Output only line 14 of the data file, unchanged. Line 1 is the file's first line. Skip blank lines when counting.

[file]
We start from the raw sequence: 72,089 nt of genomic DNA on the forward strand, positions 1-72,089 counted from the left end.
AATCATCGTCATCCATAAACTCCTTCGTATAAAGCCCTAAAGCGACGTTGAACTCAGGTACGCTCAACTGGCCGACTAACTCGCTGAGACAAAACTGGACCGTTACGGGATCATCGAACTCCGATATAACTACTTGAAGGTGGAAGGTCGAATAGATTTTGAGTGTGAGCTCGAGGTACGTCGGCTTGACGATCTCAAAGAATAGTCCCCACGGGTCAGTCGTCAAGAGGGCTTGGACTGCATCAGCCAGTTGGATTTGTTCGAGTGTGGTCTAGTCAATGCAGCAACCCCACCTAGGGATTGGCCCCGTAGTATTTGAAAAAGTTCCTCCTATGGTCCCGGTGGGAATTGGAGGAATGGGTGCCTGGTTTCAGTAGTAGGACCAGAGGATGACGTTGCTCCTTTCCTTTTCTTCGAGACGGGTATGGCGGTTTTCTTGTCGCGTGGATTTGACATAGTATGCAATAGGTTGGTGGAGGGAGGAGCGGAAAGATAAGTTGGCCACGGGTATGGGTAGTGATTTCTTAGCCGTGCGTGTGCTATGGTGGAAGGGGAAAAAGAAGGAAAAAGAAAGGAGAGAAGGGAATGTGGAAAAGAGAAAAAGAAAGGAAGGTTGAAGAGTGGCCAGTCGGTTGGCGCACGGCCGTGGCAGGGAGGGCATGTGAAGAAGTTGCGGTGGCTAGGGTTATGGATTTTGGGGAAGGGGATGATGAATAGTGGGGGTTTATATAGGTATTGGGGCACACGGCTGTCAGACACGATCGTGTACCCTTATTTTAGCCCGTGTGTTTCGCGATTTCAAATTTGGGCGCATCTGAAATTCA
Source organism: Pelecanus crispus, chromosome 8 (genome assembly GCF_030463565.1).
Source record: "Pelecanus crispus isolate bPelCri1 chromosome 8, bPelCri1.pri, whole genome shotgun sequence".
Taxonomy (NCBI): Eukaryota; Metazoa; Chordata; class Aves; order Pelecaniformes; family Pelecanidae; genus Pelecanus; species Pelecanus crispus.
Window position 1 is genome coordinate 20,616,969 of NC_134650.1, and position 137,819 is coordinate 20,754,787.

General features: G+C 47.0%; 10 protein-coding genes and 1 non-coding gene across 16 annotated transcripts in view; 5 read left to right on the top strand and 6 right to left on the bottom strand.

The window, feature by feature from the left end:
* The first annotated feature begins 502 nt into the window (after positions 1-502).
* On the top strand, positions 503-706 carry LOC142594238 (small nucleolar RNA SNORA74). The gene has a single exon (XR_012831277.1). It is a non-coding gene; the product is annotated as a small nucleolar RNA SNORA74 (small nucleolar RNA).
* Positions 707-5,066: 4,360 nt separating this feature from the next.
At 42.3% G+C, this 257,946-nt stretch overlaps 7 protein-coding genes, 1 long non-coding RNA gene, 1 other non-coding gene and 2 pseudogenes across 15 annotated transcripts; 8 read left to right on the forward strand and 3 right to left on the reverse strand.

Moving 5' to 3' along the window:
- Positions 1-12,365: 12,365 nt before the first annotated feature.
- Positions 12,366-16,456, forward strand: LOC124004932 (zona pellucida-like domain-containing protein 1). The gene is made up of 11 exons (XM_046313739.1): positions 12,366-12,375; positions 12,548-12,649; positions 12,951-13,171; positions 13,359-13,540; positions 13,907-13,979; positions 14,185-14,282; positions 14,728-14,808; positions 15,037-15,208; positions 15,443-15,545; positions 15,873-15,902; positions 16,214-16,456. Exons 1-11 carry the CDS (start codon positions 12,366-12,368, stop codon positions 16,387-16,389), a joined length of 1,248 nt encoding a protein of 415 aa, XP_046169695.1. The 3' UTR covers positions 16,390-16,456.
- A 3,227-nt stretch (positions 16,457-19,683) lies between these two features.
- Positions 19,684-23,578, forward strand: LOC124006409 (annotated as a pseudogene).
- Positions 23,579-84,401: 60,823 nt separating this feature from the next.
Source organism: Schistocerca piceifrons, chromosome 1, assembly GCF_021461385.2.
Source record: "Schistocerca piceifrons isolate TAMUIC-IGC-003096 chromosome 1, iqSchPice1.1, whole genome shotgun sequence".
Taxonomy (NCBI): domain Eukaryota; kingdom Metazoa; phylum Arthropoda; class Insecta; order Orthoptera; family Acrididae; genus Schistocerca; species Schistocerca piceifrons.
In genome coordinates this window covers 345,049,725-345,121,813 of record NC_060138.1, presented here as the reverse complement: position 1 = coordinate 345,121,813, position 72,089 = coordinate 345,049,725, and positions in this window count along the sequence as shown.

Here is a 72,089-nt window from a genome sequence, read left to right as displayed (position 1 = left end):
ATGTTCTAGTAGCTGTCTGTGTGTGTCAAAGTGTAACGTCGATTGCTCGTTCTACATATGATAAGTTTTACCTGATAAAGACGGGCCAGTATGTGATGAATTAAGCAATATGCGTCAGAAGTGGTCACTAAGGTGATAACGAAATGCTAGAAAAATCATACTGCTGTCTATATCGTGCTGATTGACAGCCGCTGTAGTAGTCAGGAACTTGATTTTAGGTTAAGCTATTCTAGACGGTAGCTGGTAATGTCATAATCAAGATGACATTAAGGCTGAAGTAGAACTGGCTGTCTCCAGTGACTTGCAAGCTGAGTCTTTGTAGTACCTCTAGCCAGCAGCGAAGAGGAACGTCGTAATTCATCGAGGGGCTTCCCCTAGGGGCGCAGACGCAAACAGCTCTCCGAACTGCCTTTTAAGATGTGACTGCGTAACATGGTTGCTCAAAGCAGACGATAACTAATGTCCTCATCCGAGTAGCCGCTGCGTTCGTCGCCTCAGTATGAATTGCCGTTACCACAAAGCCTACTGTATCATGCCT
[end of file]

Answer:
- Positions 1-12,365: 12,365 nt before the first annotated feature.